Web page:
Trial period: 100 days

Return protocol: Contact Cocoon by Sealy to arrange for the mattress to be picked up and donated to a local agency—no need to box the bed or even break a sweat.

Pros

  • Medium-firmness will have broad appeal

  • Good for back sleepers

Cons

  • May not be suitable for side sleepers

  • Sleeps slightly warm

Product image of PlushBeds Hybrid Latex Eco Bliss
PlushBeds EcoBliss

The first thing we noticed about the PlushBeds EcoBliss is that it’s heavy—about 129 pounds, This is surprising for an all-foam bed, even one that includes some latex(again, latex is a type of foam, but it doesn't generally have memory, like the Nectar). Thislikely contributes to its heavy weight.. The box was also stapled shut, making it difficult, and even potentially a bit dangerous, to open.

On the plus side, however, the mattress didn’t require any time to expand. It also didn’t release any noxious off-gassing scents (a perk that mattress companies that use latex often tout).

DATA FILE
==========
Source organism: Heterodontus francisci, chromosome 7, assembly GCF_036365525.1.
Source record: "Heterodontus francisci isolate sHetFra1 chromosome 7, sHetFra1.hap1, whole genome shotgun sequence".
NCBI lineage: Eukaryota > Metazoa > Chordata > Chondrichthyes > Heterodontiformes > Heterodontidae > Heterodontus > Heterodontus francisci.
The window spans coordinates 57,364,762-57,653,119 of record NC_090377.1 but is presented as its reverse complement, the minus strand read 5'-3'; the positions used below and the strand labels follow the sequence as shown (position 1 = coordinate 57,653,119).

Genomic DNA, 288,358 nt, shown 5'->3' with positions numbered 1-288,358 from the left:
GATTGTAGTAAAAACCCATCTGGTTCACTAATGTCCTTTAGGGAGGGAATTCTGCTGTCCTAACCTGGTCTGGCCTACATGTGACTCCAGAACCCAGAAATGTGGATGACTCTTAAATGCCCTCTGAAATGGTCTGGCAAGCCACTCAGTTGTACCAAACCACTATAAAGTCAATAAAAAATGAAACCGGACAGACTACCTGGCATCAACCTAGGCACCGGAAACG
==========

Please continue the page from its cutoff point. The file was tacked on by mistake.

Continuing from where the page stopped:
The EcoBliss’ layers of latex and foam help it live up to its claim of medium firmness. You don’t sink into it as much as some other foam mattresses, nor do you get the springy rebound that often accompanies mattresses with coils. Our tester found it ideal for sleeping on her back and side, because the material created a cozy supportive cocooning sensation. The foam also retained some heat, but not too much.

Our testing revealed this mattress lacks edge support. The corners and edges sink downward under weight and pressure far more than other mattresses we’ve tried. Our tester never took a tumble, but found that it was difficult to prop herself up if she wanted to read in bed because the top edge would sag dramatically as she leaned against her pillows on the wall.